Audubon Florida News

Audubon Members Save Barr Hammock Preserve

posted on October 29, 2014 in Chapters,Land Conservation

Audubon Florida helped Alachua Audubon win an important decision at the Alachua CBarr Hammock Preseve Aerialounty Commission Tuesday, October 28, protecting an important piece of conservation land. The 5,719-acre Barr Hammock Preserve was bought between 2006 & 2010 by the Florida Forever, Communities Trust Program and Alachua County for preservation and passive nature based recreation.

The main feature of the preserve, a trail on a levee around Levy marsh, was opened allowing the public to view this important bird habitat. This spot is considered one of the best bird watching opportunities in the county.  After the trail opened, some adjacent residents with homes several hundred feet from the trail complained that trail users were interrupting their privacy. Even though the trail is hundreds of feet away from their homes, and generally screened by heavy vegetation, they claimed that trail users were making noise and were able to look into the windows of their homes.

County staff responsible for managing the Barr Hammock Preserve and the trail investigated the complaints, and found them not meritorious of any action.  The residents took their complaints to the County Commission and were able to get the commission to hold two lengthy discussions of the issue. At one point, some of the commissioners seemed leaning toward supporting the residents’ demands that a portion of the trail be closed.  The Alachua Audubon Society got to work, and obtained several newspaper articles, and an excellent editorial in the Gainesville Sun newspaper urging that the commission honor the original purpose of purchasing the preserve by keeping the trail open. Alachua Audubon also motivated dozens of members to turn out at the county commission meetings.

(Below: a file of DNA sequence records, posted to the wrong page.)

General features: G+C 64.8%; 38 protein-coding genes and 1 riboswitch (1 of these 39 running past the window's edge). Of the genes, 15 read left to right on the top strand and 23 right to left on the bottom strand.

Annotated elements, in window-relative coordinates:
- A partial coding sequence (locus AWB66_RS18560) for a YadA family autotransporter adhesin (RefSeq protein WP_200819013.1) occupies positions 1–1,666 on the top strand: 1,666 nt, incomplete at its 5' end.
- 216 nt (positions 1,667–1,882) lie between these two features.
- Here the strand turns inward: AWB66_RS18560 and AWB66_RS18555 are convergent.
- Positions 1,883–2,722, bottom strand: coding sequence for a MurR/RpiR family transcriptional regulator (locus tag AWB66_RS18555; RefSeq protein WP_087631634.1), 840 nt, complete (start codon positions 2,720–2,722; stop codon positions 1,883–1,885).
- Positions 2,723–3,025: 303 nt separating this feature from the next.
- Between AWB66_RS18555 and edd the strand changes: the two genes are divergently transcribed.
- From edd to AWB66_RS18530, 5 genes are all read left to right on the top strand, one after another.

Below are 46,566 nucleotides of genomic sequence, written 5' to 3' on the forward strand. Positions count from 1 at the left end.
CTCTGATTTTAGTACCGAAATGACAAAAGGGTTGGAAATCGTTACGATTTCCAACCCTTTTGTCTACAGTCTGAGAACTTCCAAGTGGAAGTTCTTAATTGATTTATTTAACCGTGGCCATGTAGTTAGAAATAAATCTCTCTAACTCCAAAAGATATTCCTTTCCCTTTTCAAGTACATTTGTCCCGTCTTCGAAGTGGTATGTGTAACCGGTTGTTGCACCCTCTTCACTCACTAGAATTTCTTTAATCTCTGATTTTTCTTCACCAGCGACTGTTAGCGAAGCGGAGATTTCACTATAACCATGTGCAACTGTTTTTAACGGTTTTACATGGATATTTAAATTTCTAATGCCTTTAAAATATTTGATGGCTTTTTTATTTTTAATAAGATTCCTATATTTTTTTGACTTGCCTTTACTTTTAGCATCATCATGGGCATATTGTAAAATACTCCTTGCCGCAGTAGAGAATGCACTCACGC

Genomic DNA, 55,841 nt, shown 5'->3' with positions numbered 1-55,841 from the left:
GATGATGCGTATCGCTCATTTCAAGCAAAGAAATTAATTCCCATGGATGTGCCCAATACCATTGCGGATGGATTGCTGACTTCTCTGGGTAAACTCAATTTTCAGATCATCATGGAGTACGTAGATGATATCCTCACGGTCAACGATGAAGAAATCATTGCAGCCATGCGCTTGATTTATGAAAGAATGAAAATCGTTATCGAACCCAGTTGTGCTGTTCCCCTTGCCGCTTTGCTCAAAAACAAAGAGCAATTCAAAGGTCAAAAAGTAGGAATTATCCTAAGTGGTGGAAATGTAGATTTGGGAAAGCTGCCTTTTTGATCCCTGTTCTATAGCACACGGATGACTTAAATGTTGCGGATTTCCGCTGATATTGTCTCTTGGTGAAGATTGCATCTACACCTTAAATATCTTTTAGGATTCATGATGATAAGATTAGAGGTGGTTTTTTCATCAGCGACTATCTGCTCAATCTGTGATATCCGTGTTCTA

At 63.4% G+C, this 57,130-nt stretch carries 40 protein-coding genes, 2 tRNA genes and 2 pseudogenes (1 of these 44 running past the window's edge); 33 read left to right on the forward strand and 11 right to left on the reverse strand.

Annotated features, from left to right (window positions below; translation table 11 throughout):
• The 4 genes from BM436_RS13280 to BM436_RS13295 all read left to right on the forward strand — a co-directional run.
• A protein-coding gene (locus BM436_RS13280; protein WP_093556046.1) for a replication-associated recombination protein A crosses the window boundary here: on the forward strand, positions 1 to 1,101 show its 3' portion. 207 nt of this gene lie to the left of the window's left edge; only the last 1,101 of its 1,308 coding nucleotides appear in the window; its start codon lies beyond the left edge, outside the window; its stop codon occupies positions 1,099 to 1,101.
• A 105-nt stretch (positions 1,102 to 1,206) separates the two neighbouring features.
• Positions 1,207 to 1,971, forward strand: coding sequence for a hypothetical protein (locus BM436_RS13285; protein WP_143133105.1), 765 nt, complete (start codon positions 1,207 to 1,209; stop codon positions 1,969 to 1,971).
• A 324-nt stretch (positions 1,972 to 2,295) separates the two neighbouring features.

On October 28, following a two hour discussion and unsuccessful attempts by two commissioners to discourage public use of part of the trail with confusing signage and entrance features, the commission ended up unanimously voting to stick with the preserve’s original management plan and keep the trail open. Special thanks to Alachua County Commissioners Mike Byerly and Hutch Hutchinson who steadfastly argued to keep Barr Hammock fully open to the natural resource based recreation uses it was intended to facilitate.

This case demonstrates why Audubon Florida and all Audubon chapters must be forever vigilant against attempts to harm and degrade Florida’s important conservation lands.

For additional coverage from the Gainesville Sun, please click here.

2 Comments

  1. I look at Audubon every day and I see the hard work that they put in. Most people today sit inside and play Xbox, but not me. I love to observe wildlife. With humans destroying more land every day,animals are becoming rarer and rarer. If it weren’t for amazing groups like Audubon, I would not be able to go outside and see amazing birds like swallow tailed kites, belted kingfishers, and wood ducks. I want to say thank you to all involved with Audubon. I appreciate you all. Thank you for what you do.

    Comment by Jared Klay — November 1, 2014 @ 8:16 pm

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